A visit to Manitoba means travelling through Treaty 1, 2, 3, 4 and 5 Territories and through communities who are signatories to Treaties 6 and 10. Manitoba is located on the ancestral land of the Anishinaabeg, Anishininewuk, Dakota Oyate, Denesuline and Nehethowuk Nations and is the Homeland of the Red River Métis. Northern Manitoba includes lands that were and are the ancestral lands of the Inuit.
Travel Manitoba respects the spirit and intent of Treaties and Treaty Making and remains committed to working in partnership with First Nations, Inuit and Métis people in the spirit of truth, reconciliation and collaboration.
Manitoba's ongoing existence is thanks to these ancestors and their present-day relatives, who continue to love and care for the land. Acknowledging these original caretakers is a reminder of our unique heritage, our important relationships, and our obligations to and shared responsibilities with Indigenous peoples.
Numbered Treaties In Manitoba
Treaty No. 1
Treaty No. 1 was negotiated and entered into in August 1871 at Lower Fort Garry. Among the communities sharing obligations and benefits of Treaty No. 1 are: Winnipeg, Brandon, Portage La Prairie, Selkirk, Steinbach, Grand Beach, Emerson, Winkler and more.
Treaty No. 2
In August 1871, Treaty No. 2 was negotiated and entered into at Manitoba House. Brandon, Dauphin, Minnedosa and Virden are among those who share in the obligations and benefits of Treaty No. 2, which also encompasses Riding Mountain National Park.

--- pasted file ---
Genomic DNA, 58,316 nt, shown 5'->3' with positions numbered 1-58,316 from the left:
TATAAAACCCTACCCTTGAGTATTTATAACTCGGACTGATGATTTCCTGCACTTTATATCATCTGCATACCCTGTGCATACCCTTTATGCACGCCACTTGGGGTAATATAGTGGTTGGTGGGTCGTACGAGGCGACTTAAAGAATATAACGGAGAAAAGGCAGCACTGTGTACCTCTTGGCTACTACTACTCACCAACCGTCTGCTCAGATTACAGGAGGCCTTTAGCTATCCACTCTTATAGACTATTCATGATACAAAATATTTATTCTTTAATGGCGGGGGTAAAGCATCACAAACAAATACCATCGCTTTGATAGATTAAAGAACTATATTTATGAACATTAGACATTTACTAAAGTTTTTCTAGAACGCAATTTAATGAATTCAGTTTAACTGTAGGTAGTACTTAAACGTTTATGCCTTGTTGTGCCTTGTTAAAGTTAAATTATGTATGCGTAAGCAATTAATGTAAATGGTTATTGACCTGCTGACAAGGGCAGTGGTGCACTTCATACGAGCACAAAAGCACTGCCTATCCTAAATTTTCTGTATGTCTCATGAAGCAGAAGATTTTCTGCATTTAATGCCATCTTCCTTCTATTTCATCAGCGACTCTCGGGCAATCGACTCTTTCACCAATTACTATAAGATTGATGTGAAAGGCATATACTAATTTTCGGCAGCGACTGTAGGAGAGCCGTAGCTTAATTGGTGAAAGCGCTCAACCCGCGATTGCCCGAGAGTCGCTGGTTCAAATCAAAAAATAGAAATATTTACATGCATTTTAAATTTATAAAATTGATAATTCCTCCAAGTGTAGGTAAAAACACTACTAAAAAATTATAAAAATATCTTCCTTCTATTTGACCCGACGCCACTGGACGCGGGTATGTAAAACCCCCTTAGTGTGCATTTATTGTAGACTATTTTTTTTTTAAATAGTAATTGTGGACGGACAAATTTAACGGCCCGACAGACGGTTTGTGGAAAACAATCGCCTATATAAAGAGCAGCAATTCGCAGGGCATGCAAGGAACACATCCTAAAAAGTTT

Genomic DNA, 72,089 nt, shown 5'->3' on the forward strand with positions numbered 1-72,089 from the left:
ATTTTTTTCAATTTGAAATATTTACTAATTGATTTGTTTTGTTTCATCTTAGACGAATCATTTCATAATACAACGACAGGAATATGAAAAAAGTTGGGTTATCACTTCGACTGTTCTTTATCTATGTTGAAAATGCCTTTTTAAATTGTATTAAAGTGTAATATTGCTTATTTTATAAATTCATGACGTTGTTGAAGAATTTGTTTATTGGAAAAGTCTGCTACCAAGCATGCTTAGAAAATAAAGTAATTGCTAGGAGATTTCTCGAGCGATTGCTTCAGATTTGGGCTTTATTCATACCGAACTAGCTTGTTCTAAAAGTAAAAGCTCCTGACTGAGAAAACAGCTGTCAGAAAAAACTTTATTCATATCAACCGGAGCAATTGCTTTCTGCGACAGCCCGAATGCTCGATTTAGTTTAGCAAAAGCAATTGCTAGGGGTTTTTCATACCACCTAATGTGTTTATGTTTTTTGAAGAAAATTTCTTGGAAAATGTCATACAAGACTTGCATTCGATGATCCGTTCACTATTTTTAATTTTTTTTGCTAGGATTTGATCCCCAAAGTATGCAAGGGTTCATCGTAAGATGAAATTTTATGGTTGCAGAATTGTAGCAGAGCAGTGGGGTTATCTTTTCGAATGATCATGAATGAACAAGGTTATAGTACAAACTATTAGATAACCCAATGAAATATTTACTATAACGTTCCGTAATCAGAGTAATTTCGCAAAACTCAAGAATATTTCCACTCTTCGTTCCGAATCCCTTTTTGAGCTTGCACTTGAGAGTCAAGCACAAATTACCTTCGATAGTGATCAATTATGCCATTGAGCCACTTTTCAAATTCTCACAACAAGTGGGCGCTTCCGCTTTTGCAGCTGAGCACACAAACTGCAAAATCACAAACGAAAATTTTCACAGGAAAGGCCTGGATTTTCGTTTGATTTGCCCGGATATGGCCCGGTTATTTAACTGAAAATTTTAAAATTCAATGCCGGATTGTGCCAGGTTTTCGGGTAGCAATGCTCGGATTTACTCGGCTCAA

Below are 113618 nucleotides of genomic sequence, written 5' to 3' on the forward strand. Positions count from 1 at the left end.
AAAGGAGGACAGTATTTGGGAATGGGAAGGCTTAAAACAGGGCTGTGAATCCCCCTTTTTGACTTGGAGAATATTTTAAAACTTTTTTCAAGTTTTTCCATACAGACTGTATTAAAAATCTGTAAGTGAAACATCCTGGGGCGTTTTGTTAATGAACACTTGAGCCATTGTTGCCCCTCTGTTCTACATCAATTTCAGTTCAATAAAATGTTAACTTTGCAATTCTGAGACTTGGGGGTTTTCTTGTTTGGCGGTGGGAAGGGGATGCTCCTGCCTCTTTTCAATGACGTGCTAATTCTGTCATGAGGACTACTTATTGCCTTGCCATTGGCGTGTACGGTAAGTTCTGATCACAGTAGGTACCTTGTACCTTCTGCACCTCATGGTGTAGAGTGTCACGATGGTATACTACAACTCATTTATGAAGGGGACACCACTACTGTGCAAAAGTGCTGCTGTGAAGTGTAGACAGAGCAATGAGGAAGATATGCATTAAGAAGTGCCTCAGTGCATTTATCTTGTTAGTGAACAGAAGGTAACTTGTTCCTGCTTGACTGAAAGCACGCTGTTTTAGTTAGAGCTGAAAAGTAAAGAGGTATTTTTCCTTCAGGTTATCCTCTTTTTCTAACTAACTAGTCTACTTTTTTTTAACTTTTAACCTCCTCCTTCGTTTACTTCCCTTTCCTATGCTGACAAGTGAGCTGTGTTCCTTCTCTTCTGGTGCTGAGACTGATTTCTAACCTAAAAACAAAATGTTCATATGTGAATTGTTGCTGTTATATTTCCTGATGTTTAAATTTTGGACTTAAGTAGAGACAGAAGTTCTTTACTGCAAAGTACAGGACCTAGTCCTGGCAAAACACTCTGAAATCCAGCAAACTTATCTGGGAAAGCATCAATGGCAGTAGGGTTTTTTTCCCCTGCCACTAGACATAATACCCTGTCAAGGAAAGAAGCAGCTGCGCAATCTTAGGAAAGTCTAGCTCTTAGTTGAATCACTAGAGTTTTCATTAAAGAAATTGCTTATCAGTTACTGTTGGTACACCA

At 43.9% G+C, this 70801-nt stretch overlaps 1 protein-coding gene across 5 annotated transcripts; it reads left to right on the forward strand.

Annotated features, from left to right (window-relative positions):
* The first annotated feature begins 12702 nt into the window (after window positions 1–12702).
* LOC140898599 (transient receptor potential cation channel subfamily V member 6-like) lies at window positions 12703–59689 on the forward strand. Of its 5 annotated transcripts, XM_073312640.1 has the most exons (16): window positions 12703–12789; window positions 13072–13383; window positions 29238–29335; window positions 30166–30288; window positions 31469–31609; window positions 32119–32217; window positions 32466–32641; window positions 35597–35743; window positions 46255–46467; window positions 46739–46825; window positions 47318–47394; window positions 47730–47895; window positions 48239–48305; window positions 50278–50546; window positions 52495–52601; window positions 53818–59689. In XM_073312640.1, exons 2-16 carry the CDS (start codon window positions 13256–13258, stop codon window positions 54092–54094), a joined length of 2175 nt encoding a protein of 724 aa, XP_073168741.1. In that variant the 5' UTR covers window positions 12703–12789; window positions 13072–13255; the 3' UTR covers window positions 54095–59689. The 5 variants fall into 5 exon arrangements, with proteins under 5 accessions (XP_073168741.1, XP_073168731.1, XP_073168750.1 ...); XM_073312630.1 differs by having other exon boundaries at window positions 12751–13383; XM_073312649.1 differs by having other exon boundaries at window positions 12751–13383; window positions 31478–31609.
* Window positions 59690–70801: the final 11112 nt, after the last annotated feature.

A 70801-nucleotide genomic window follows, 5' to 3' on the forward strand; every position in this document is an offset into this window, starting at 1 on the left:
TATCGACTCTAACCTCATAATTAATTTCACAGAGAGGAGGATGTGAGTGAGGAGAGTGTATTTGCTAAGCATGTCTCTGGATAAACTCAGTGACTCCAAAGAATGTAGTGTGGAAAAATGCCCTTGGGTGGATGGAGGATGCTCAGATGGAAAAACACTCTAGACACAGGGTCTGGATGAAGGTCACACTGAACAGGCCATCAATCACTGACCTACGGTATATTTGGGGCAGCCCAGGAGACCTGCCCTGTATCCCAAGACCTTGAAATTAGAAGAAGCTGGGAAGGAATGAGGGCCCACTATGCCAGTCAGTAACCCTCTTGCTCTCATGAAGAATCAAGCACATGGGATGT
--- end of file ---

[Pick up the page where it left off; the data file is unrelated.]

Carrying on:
Treaty No. 3
Manitoba’s Buffalo Point First Nation is a party to Treaty No. 3, which lies mostly within Ontario. This treaty was negotiated and entered into in 1873. Falcon Lake and most of Whiteshell Provincial Park are within the Treaty No. 3 area.
Treaty No. 4
A small part of western Manitoba falls within Treaty No. 4, including the communities of Mafeking and Swan River among others. Most of Treaty No. 4 is found in Saskatchewan, where this treaty was negotiated and entered into at Fort Qu’Appelle in 1874.
Treaty No. 5 & No. 5 Adhesion
Treaty No. 5, concluded at Berens River in 1875, was negotiated and entered into by the largest number of First Nations communities within Manitoba at different locations and times. It includes the Manitoba communities of The Pas, Wabowden, and more.
Treaty No. 6 Adhesion
Two Manitoba First Nations negotiated and entered into Treaty No. 6 (most of which exists in Saskatchewan) in 1876. Among the Manitoba communities that share in the benefits and obligations of Treaty No. 6 are Charles, Ruddock and Sherridon.
Treaty No. 10 Adhesion
Barren Lands and Northlands First Nation communities are covered by 1906's Treaty No. 10. While there are no Manitoba communities established this far north, we all still benefit from the Treaty because of development and resource extraction in the area.
Indigenous culture isn’t just a part of Manitoba’s past: it is alive and well in many experiences across the province.